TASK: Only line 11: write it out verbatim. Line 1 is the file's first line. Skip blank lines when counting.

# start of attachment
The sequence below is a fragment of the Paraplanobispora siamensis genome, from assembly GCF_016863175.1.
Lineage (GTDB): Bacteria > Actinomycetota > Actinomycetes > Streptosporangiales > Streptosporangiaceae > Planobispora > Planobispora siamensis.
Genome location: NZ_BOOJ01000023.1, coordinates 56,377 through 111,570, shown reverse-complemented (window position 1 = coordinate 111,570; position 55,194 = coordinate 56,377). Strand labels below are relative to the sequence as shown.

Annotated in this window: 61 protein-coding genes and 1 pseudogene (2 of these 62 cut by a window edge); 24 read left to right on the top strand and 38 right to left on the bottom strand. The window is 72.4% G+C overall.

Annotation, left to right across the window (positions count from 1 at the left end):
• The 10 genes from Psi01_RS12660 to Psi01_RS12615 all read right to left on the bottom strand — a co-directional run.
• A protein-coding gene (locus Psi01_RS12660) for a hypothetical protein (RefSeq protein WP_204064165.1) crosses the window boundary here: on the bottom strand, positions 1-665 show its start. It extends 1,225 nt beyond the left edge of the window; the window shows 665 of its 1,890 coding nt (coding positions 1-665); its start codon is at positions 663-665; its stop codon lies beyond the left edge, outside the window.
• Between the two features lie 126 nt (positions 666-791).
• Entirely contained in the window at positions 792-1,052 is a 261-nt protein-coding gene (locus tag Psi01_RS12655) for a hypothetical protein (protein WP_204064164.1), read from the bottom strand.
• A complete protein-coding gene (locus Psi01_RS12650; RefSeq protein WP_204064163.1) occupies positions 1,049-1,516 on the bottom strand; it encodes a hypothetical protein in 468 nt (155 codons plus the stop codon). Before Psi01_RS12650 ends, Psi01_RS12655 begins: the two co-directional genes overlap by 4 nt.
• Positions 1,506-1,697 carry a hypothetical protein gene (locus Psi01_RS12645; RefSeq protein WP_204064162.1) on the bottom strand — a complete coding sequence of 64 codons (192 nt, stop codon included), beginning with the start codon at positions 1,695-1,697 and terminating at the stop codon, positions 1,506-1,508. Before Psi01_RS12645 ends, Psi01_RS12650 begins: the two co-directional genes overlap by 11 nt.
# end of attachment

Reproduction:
• Positions 1,506-1,697 carry a hypothetical protein gene (locus Psi01_RS12645; RefSeq protein WP_204064162.1) on the bottom strand — a complete coding sequence of 64 codons (192 nt, stop codon included), beginning with the start codon at positions 1,695-1,697 and terminating at the stop codon, positions 1,506-1,508. Before Psi01_RS12645 ends, Psi01_RS12650 begins: the two co-directional genes overlap by 11 nt.